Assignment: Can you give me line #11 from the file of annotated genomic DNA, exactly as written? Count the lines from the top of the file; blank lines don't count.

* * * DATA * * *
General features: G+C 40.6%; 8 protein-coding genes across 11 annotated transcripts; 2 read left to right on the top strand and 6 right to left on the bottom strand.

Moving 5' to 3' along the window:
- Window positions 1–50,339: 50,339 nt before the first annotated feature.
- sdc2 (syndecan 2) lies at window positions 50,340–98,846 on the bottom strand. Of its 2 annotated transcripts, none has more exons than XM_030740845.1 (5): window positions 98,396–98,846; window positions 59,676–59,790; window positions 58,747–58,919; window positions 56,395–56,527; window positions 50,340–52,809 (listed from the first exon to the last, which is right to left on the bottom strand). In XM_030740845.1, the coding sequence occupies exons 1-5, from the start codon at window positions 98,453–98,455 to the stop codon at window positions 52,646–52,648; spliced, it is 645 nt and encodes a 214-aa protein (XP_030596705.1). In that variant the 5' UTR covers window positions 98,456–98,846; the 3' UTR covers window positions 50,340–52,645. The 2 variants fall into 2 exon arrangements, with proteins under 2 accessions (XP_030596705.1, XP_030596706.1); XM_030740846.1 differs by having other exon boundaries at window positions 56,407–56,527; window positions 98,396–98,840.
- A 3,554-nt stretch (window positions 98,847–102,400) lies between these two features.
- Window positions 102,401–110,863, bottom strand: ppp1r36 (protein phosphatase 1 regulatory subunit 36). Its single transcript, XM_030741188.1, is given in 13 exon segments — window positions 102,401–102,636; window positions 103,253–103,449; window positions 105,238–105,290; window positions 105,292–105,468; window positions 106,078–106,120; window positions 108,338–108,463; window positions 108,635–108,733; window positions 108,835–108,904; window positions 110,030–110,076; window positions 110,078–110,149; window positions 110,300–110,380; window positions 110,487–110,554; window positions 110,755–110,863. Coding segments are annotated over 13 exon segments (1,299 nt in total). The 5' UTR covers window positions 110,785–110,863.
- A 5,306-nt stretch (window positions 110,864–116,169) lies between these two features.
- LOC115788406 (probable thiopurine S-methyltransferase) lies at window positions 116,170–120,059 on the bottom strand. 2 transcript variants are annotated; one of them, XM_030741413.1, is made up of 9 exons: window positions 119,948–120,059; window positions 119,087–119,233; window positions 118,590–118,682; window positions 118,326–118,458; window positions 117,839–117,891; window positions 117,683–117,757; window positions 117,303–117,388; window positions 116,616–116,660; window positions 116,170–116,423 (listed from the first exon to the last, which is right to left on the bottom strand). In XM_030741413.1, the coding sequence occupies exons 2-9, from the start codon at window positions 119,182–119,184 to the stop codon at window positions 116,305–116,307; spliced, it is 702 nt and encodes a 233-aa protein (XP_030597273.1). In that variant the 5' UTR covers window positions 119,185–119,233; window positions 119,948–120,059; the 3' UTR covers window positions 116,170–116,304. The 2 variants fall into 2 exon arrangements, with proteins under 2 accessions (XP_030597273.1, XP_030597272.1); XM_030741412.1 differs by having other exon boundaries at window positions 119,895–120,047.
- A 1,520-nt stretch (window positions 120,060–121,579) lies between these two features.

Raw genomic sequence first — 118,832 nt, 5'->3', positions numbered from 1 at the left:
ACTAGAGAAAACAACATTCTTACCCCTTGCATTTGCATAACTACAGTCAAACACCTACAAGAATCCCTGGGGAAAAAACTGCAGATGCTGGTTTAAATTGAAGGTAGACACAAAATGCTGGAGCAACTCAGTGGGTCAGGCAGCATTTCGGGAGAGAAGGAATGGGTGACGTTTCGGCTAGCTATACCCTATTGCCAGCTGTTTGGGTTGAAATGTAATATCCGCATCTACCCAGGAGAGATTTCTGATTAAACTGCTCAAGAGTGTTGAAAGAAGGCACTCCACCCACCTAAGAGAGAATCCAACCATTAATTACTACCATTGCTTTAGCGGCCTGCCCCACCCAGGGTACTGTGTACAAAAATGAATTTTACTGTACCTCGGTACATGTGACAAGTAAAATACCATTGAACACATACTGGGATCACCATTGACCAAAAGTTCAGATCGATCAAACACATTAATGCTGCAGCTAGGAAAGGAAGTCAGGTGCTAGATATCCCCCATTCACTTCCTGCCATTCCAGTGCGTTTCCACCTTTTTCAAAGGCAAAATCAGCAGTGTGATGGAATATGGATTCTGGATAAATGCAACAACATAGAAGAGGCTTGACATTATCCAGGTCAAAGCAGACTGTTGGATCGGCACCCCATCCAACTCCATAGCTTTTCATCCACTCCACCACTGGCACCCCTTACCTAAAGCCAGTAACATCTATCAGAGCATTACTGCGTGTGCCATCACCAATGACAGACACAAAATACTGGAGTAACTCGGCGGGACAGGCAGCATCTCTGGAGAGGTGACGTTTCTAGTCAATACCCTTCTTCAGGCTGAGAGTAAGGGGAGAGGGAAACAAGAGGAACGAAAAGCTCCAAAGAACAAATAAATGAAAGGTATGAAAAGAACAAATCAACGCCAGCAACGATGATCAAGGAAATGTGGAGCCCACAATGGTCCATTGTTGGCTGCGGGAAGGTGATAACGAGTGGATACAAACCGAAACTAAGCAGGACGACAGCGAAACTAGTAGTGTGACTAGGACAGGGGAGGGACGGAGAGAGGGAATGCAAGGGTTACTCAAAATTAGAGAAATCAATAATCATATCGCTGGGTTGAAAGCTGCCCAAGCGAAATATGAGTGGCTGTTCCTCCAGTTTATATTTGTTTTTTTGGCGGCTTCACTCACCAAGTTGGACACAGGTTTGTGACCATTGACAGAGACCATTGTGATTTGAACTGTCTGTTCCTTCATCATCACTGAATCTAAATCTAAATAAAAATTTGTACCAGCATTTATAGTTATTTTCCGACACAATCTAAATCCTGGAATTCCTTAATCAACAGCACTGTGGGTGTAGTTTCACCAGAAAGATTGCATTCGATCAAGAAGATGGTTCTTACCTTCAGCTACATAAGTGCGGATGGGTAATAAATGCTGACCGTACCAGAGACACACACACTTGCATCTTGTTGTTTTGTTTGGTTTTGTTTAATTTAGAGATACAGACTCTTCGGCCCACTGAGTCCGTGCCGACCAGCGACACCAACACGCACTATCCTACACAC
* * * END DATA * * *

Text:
ACTAGAGAAAACAACATTCTTACCCCTTGCATTTGCATAACTACAGTCAAACACCTACAAGAATCCCTGGGGAAAAAACTGCAGATGCTGGTTTAAATTGAAGGTAGACACAAAATGCTGGAGCAACTCAGTGGGTCAGGCAGCATTTCGGGAGAGAAGGAATGGGTGACGTTTCGGCTAGCTATACCCTATTGCCAGCTGTTTGGGTTGAAATGTAATATCCGCATCTACCCAGGAGAGATTTCTGATTAAACTGCTCAAGAGTGTTGAAAGAAGGCACTCCACCCACCTAAGAGAGAATCCAACCATTAATTACTACCATTGCTTTAGCGGCCTGCCCCACCCAGGGTACTGTGTACAAAAATGAATTTTACTGTACCTCGGTACATGTGACAAGTAAAATACCATTGAACACATACTGGGATCACCATTGACCAAAAGTTCAGATCGATCAAACACATTAATGCTGCAGCTAGGAAAGGAAGTCAGGTGCTAGATATCCCCCATTCACTTCCTGCCATTCCAGTGCGTTTCCACCTTTTTCAAAGGCAAAATCAGCAGTGTGATGGAATATGGATTCTGGATAAATGCAACAACATAGAAGAGGCTTGACATTATCCAGGTCAAAGCAGACTGTTGGATCGGCACCCCATCCAACTCCATAGCTTTTCATCCACTCCACCACTGGCACCCCTTACCTAAAGCCAGTAACATCTATCAGAGCATTACTGCGTGTGCCATCACCAATGACAGACACAAAATACTGGAGTAACTCGGCGGGACAGGCAGCATCTCTGGAGAGGTGACGTTTCTAGTCAATACCCTTCTTCAGGCTGAGAGTAAGGGGAGAGGGAAACAAGAGGAACGAAAAGCTCCAAAGAACAAATAAATGAAAGGTATGAAAAGAACAAATCAACGCCAGCAACGATGATCAAGGAAATGTGGAGCCCACAATGGTCCATTGTTGGCTGCGGGAAGGTGATAACGAGTGGATACAAACCGAAACTAAGCAGGACGACAGCGAAACTAGTAGTGTGACTAGGACAGGGGAGGGACGGAGAGAGGGAATGCAAGGGTTACTCAAAATTAGAGAAATCAATAATCATATCGCTGGGTTGAAAGCTGCCCAAGCGAAATATGAGTGGCTGTTCCTCCAGTTTATATTTGTTTTTTTGGCGGCTTCACTCACCAAGTTGGACACAGGTTTGTGACCATTGACAGAGACCATTGTGATTTGAACTGTCTGTTCCTTCATCATCACTGAATCTAAATCTAAATAAAAATTTGTACCAGCATTTATAGTTATTTTCCGACACAATCTAAATCCTGGAATTCCTTAATCAACAGCACTGTGGGTGTAGTTTCACCAGAAAGATTGCATTCGATCAAGAAGATGGTTCTTACCTTCAGCTACATAAGTGCGGATGGGTAATAAATGCTGACCGTACCAGAGACACACACACTTGCATCTTGTTGTTTTGTTTGGTTTTGTTTAATTTAGAGATACAGACTCTTCGGCCCACTGAGTCCGTGCCGACCAGCGACACCAACACGCACTATCCTACACAC